Indexed on: 01 Jul '05Published on: 01 Jul '05Published in: Current Allergy and Asthma Reports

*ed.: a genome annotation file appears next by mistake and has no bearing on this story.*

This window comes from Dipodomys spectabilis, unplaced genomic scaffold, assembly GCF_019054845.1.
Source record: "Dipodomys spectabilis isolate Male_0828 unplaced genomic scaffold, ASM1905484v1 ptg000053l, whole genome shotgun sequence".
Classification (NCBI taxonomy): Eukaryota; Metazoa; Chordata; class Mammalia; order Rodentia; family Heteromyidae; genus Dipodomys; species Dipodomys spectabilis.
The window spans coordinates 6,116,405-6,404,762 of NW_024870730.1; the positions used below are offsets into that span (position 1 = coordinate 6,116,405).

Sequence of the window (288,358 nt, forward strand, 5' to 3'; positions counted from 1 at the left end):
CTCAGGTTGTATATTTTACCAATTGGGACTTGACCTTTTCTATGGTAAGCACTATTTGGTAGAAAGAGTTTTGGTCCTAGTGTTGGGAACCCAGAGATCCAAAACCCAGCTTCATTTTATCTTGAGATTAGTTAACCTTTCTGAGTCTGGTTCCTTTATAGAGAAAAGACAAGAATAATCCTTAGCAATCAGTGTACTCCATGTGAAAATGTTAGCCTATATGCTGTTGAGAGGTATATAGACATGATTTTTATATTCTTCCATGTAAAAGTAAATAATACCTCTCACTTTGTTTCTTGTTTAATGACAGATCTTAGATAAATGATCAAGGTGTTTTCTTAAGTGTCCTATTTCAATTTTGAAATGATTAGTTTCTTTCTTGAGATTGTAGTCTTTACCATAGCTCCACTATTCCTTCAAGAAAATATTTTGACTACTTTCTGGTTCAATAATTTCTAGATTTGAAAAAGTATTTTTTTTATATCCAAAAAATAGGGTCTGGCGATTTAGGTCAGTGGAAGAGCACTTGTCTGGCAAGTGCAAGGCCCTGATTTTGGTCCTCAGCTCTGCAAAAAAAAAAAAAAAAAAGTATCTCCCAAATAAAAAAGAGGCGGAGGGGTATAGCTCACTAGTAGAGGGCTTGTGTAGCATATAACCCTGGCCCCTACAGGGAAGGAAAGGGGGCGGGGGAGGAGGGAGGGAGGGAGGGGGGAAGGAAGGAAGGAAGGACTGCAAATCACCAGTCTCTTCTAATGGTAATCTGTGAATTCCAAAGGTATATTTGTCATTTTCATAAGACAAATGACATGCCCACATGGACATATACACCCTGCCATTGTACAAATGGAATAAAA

Atopic dermatitis is a chronic or chronically relapsing inflammatory skin disease with a prevalence ranging from 10% to 20% in children and 1% to 3% in adults of developed countries. Skin-infiltrating leukocytes play a pivotal role in the initiation and amplification of atopic skin inflammation. Recent studies demonstrated that infiltration of inflammatory cells into tissues is regulated by chemokines. A subset of chemokines including CCL27, CCL17, CCL22, CCL18, CCL11, and CCL13 are highly expressed in atopic dermatitis. The corresponding chemokine receptors are found on the main leukocyte subsets involved in allergic skin inflammation, such as T cells, eosinophils, and dendritic cells. In this article, we provide an overview of the role of chemokines in the complex immunopathogenesis of atopic dermatitis, highlighting potential areas for therapeutic intervention.